It's OK to Say No

 Posted on: March 26 2019
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As I’ve gained more “experience” (another way of stating that I’m getting older) in this industry, I tend to be more straight forward about the positives and negatives of the sports events industry. No need to sugar coat anything. And that’s what I’d like to comment on here, to hopefully save those of you just getting started, a lot of potential headaches.

So, here’s the scenario - you’ve just started your career at your local sports commission or CVB as the new sports events’ sales manager. As the new person, you’re fired up because you get to work in sports, and you think you have the sports facilities in your area to do big things.  And you want to get out there and get that first big event for your area, a real home run, as soon as possible. You attend your first NASC Symposium and meet with numerous event-owners and they all sound great. You think to yourself, wow we could do ALL these events in our destination – maybe even in one year! Of course, your passion is commendable and that’ll serve you well as you grow in the sports’ events profession.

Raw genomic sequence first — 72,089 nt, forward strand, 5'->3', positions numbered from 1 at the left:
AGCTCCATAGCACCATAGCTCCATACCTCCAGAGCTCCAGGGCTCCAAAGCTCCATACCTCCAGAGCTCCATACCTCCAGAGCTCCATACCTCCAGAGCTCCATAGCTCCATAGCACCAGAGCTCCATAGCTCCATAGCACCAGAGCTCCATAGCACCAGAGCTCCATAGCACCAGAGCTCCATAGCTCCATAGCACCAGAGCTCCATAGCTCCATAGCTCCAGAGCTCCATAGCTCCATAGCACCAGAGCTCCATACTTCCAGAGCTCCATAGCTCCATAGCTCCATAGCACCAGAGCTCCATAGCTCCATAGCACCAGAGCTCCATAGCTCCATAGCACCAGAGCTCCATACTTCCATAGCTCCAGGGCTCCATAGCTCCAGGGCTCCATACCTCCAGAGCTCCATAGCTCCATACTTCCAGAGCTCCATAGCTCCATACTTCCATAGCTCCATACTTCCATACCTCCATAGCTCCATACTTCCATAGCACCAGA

But, before you go too quickly down the road of that big gymnastics or volleyball or basketball event for your city or county, I suggest slowing down and taking a breath. Before you really pursue that big event, you MUST first do a lot of research. That is extremely important. The worst thing that could happen is your destination is awarded an event for which you really don’t have the correct facility, or the sports-specific volunteer base, or the proper amount of funding you’ll need, or any litany of issues which may come up. What I’m stating here is, when you start out in this business, it’s good to hit a few singles and doubles first before you go after that home run event. Experience hosting/running the “smaller” events will pay off in the long run when you do lasso that big one. The WORST thing that can happen is to get awarded a big event that you’re really not ready for and have that event go off poorly (or not as well as the client wanted).  In our industry, good news travels at a fast speed, but negative news travels at warp speed. And believe me, you don’t want to run a shoddy event as that will come back to bite you in the long run.

So even as you’re evaluating whether to go after any sports event, slow down and ask a lot of questions of your peers, local volunteers, the event-owners themselves, or anyone else you think could help. Slow down and conduct the research needed. If what an event-owner says doesn’t sound like it would be a fit for your destination, It’s Okay to Say No – at least initially. My final thought is to always try to keep your passion for this industry as the rewards will come back many times over for you and your destination as you grow in experience.  

Danny Corte
Mobile Sports Authority
NASC Mentoring & Engagement Committee


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